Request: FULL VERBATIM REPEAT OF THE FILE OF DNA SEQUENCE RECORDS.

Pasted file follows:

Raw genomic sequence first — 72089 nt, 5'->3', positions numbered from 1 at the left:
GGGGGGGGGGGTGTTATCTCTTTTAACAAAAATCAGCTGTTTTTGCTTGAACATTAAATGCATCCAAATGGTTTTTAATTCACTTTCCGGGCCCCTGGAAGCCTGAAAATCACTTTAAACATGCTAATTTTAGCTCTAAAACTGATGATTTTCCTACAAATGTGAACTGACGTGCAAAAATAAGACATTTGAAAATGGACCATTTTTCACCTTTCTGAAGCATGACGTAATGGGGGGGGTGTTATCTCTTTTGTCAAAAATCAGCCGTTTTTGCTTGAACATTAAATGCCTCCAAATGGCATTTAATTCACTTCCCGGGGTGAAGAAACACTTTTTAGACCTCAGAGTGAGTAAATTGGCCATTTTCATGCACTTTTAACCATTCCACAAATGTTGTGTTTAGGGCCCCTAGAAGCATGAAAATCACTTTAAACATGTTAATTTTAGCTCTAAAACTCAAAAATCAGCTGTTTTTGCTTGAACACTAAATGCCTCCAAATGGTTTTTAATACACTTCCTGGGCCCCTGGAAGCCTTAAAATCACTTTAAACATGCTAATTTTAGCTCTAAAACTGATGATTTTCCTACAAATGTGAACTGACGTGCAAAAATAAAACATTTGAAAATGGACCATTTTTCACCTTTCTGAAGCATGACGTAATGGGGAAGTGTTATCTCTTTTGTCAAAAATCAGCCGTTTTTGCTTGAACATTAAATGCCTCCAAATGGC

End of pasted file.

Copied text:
Raw genomic sequence first — 72089 nt, 5'->3', positions numbered from 1 at the left:
GGGGGGGGGGGTGTTATCTCTTTTAACAAAAATCAGCTGTTTTTGCTTGAACATTAAATGCATCCAAATGGTTTTTAATTCACTTTCCGGGCCCCTGGAAGCCTGAAAATCACTTTAAACATGCTAATTTTAGCTCTAAAACTGATGATTTTCCTACAAATGTGAACTGACGTGCAAAAATAAGACATTTGAAAATGGACCATTTTTCACCTTTCTGAAGCATGACGTAATGGGGGGGGTGTTATCTCTTTTGTCAAAAATCAGCCGTTTTTGCTTGAACATTAAATGCCTCCAAATGGCATTTAATTCACTTCCCGGGGTGAAGAAACACTTTTTAGACCTCAGAGTGAGTAAATTGGCCATTTTCATGCACTTTTAACCATTCCACAAATGTTGTGTTTAGGGCCCCTAGAAGCATGAAAATCACTTTAAACATGTTAATTTTAGCTCTAAAACTCAAAAATCAGCTGTTTTTGCTTGAACACTAAATGCCTCCAAATGGTTTTTAATACACTTCCTGGGCCCCTGGAAGCCTTAAAATCACTTTAAACATGCTAATTTTAGCTCTAAAACTGATGATTTTCCTACAAATGTGAACTGACGTGCAAAAATAAAACATTTGAAAATGGACCATTTTTCACCTTTCTGAAGCATGACGTAATGGGGAAGTGTTATCTCTTTTGTCAAAAATCAGCCGTTTTTGCTTGAACATTAAATGCCTCCAAATGGC